Evangelicalism in the United States

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The Call rally in 2008, Washington, D.C., with the United States Capitol in the background

In the United States, evangelicalism is a set of spiritual principles practiced by Protestant Christians who believe in the necessity of being born again, emphasize the importance of evangelism, and affirm traditional Protestant teachings on the authority as well as the historicity of the Bible.[1] Comprising nearly a quarter of the US population, evangelicals are diverse group drawn from a variety of denominational backgrounds, including Baptist, Mennonite, Methodist, Holiness, Pentecostal, Reformed and nondenominational churches.[2][3]

Evangelicalism has played an important role in shaping American religion and culture. The First Great Awakening of the 18th century marked the rise of evangelical religion in colonial America. As the revival spread throughout the Thirteen Colonies, evangelicalism united Americans around a common faith.[1] The Second Great Awakening of the 19th century led to what historian Martin Marty called the "Evangelical Empire", a period in which evangelicals dominated US cultural institutions, including schools and universities. Evangelicals in the northern United States were strong advocates of reform. They were involved in the temperance movement and supported the abolition of slavery in addition to working towards education and criminal justice reform. In the southern United States, evangelicals split from their northern counterparts on the issue of slavery, establishing new denominations that did not call for abolition of slavery.[4] (For example, the Southern Baptist Convention was founded over the issue of slaveholders serving as foreign missionaries.)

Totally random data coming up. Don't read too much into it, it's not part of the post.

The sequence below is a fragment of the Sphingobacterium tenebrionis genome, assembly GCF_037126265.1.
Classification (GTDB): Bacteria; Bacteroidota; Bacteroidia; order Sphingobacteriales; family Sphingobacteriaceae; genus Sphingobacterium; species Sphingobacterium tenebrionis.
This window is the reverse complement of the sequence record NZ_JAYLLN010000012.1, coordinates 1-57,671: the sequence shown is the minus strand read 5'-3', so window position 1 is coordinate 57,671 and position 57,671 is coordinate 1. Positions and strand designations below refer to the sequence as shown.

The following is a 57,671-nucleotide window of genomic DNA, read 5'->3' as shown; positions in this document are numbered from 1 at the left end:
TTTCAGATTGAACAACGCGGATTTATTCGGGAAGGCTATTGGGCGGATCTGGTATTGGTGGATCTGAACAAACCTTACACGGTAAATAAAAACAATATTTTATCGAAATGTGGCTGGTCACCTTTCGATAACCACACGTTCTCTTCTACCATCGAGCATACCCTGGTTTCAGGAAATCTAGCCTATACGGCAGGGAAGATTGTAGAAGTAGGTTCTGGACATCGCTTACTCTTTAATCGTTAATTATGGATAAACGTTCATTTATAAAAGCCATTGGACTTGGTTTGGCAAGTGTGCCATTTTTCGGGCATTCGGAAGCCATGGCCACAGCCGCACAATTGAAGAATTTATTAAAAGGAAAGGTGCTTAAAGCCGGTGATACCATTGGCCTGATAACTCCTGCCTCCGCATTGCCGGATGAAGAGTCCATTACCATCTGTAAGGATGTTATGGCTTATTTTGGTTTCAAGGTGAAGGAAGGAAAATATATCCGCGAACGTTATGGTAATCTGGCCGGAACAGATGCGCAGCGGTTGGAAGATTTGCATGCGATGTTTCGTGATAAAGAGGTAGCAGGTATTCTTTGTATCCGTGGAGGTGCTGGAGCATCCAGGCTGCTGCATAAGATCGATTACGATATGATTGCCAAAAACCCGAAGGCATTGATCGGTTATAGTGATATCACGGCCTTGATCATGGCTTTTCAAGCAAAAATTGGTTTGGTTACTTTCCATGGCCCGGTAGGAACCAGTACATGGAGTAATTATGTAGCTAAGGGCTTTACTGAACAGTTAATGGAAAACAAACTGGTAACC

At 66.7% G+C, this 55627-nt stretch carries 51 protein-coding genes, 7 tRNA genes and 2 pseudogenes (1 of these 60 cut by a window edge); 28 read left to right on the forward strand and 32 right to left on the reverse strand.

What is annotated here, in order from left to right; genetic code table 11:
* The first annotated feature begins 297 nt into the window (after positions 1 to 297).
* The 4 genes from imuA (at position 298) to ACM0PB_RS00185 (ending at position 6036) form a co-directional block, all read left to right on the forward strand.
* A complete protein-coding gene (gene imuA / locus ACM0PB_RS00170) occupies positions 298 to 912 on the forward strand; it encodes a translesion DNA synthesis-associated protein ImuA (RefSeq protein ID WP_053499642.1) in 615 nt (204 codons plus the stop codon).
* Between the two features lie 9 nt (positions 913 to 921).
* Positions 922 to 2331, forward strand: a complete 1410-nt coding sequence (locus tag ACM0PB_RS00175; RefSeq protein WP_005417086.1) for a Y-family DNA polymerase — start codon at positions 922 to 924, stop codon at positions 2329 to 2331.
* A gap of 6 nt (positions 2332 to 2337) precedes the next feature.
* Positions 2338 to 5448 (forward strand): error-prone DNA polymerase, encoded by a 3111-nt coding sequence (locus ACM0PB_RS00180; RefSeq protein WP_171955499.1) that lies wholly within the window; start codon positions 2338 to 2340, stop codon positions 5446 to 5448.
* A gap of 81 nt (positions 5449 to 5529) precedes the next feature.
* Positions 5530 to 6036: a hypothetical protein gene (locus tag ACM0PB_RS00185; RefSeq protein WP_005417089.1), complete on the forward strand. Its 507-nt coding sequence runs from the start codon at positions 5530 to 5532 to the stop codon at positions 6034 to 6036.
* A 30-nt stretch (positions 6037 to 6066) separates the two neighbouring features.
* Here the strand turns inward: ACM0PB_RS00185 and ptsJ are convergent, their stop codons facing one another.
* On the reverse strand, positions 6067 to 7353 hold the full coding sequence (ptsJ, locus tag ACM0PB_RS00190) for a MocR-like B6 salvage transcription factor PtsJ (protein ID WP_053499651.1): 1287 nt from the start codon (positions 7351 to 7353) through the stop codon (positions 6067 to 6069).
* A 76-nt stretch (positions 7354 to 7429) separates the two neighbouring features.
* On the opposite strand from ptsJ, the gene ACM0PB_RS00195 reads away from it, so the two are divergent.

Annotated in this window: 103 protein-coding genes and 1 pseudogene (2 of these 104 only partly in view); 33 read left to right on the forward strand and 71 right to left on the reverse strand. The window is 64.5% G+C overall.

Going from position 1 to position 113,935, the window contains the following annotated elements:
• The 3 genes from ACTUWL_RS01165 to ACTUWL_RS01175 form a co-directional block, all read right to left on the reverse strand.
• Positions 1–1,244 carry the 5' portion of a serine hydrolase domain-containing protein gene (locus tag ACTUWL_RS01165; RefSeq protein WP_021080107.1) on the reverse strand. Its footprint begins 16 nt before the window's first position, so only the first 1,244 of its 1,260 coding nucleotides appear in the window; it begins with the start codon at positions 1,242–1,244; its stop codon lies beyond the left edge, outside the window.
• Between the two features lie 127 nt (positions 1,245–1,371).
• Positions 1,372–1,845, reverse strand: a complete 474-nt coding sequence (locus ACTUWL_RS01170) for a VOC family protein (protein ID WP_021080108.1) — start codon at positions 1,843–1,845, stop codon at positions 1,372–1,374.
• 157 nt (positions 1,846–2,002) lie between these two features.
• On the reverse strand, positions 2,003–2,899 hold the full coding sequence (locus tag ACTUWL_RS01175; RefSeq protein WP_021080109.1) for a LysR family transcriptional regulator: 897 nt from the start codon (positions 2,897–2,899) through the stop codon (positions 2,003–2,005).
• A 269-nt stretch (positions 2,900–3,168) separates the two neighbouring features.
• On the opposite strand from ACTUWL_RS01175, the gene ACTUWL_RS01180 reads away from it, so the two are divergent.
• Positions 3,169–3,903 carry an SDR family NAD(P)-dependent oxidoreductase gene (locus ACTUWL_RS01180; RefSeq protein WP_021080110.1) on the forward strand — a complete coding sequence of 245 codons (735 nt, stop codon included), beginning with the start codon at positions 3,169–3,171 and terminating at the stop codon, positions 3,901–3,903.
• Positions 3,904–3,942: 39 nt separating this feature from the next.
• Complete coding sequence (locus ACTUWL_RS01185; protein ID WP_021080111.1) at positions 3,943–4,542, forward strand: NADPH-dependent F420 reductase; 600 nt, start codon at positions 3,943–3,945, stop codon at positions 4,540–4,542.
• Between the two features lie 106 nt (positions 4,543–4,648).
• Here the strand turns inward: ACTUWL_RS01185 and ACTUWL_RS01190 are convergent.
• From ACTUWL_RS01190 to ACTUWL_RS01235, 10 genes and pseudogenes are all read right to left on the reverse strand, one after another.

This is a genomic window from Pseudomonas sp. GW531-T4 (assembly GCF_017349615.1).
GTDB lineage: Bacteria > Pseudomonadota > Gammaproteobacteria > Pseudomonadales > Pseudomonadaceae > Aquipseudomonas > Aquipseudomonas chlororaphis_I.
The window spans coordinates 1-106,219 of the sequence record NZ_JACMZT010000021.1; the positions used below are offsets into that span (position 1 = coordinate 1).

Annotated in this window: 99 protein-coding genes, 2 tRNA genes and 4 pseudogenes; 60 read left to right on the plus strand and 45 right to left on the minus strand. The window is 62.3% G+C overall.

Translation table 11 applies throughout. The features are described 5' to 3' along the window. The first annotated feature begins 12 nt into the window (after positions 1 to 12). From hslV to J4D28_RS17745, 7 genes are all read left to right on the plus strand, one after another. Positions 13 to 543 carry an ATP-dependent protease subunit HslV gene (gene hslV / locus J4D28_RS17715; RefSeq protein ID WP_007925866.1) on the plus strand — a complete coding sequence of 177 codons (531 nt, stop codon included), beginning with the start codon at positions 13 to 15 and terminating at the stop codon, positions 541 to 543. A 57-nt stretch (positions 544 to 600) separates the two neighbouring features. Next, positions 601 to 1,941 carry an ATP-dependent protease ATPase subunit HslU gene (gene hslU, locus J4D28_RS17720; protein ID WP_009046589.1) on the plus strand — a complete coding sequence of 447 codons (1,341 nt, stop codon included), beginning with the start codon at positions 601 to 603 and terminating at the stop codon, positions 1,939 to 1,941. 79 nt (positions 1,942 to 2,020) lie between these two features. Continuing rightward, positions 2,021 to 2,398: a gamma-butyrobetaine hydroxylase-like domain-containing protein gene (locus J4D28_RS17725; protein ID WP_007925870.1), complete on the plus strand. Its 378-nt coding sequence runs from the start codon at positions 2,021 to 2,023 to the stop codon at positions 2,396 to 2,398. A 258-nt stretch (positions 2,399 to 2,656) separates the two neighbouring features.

By the end of the 19th century, the old evangelical consensus that had united American Protestantism no longer existed. Protestant churches became divided over new intellectual and theological ideas, such as Darwinian evolution and historical criticism of the Bible. Those who embraced these liberal ideas became known as modernists, while those who rejected them became known as fundamentalists. Fundamentalists defended the doctrine of biblical inerrancy and adopted a dispensationalist theological system for interpreting the Bible.[5] As a result of the Fundamentalist–Modernist Controversy of the 1920s and 1930s, fundamentalists lost control of the Mainline Protestant churches and separated themselves from non-fundamentalist churches and cultural institutions.[6]

After World War II, a new generation of conservative Protestants rejected the separatist stance of fundamentalism and began calling themselves evangelicals. Popular evangelist Billy Graham was at the forefront of reviving use of the term. During this time period, a number of evangelical institutions were established, including the National Association of Evangelicals, Christianity Today magazine and a number of educational institutions, such as Fuller Theological Seminary.[7] As a reaction to the 1960s counterculture, many evangelicals became politically active and involved in the Christian right, which became an important voting bloc of the Republican Party. Observers such as Frances FitzGerald have noted that since 2005 the influence of the Christian right among evangelicals has been in decline.[8] Though less visible, some evangelicals identify as Progressive evangelicals.

The annual growth rate of Evangelicalism in the United States is 0.8% according to Operation World,[9] which is higher than the growth rate of the general population (0.59% in 2020).[10] However, the United States ranks 30th in the list of countries where Evangelical growth is least.[9]


National Association of Evangelicals, a part of World Evangelical Alliance, works to foster cooperation between evangelical churches in the United States